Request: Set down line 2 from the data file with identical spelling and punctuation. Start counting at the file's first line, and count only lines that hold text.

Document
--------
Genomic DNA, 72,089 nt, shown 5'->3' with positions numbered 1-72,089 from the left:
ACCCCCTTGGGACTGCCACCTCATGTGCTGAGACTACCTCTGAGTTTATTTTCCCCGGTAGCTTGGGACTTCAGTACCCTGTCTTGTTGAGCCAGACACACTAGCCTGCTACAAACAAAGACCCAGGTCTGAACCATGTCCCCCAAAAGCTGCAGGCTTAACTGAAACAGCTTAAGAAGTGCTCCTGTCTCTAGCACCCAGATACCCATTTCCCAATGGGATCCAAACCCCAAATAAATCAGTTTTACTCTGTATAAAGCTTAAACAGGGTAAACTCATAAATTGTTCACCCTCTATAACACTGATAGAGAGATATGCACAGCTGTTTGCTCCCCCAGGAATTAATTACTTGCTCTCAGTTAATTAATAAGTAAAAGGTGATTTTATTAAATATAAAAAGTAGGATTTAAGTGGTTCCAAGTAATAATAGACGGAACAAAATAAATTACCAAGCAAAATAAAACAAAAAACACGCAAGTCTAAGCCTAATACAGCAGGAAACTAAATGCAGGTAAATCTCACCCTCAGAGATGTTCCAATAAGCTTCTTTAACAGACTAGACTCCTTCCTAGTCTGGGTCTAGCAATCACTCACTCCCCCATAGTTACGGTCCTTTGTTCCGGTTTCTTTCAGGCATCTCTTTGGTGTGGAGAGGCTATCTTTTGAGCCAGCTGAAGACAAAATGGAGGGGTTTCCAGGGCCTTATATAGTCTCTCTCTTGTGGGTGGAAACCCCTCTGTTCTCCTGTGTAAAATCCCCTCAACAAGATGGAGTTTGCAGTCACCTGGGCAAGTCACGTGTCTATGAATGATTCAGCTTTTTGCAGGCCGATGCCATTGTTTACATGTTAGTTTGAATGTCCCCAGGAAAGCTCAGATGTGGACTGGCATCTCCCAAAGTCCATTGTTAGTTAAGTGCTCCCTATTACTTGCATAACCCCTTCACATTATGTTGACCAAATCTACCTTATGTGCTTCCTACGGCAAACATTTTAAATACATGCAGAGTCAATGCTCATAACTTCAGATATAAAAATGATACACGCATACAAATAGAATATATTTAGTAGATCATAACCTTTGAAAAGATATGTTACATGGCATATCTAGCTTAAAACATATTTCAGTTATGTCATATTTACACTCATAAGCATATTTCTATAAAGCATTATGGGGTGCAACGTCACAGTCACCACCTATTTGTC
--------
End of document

ACCCCCTTGGGACTGCCACCTCATGTGCTGAGACTACCTCTGAGTTTATTTTCCCCGGTAGCTTGGGACTTCAGTACCCTGTCTTGTTGAGCCAGACACACTAGCCTGCTACAAACAAAGACCCAGGTCTGAACCATGTCCCCCAAAAGCTGCAGGCTTAACTGAAACAGCTTAAGAAGTGCTCCTGTCTCTAGCACCCAGATACCCATTTCCCAATGGGATCCAAACCCCAAATAAATCAGTTTTACTCTGTATAAAGCTTAAACAGGGTAAACTCATAAATTGTTCACCCTCTATAACACTGATAGAGAGATATGCACAGCTGTTTGCTCCCCCAGGAATTAATTACTTGCTCTCAGTTAATTAATAAGTAAAAGGTGATTTTATTAAATATAAAAAGTAGGATTTAAGTGGTTCCAAGTAATAATAGACGGAACAAAATAAATTACCAAGCAAAATAAAACAAAAAACACGCAAGTCTAAGCCTAATACAGCAGGAAACTAAATGCAGGTAAATCTCACCCTCAGAGATGTTCCAATAAGCTTCTTTAACAGACTAGACTCCTTCCTAGTCTGGGTCTAGCAATCACTCACTCCCCCATAGTTACGGTCCTTTGTTCCGGTTTCTTTCAGGCATCTCTTTGGTGTGGAGAGGCTATCTTTTGAGCCAGCTGAAGACAAAATGGAGGGGTTTCCAGGGCCTTATATAGTCTCTCTCTTGTGGGTGGAAACCCCTCTGTTCTCCTGTGTAAAATCCCCTCAACAAGATGGAGTTTGCAGTCACCTGGGCAAGTCACGTGTCTATGAATGATTCAGCTTTTTGCAGGCCGATGCCATTGTTTACATGTTAGTTTGAATGTCCCCAGGAAAGCTCAGATGTGGACTGGCATCTCCCAAAGTCCATTGTTAGTTAAGTGCTCCCTATTACTTGCATAACCCCTTCACATTATGTTGACCAAATCTACCTTATGTGCTTCCTACGGCAAACATTTTAAATACATGCAGAGTCAATGCTCATAACTTCAGATATAAAAATGATACACGCATACAAATAGAATATATTTAGTAGATCATAACCTTTGAAAAGATATGTTACATGGCATATCTAGCTTAAAACATATTTCAGTTATGTCATATTTACACTCATAAGCATATTTCTATAAAGCATTATGGGGTGCAACGTCACAGTCACCACCTATTTGTC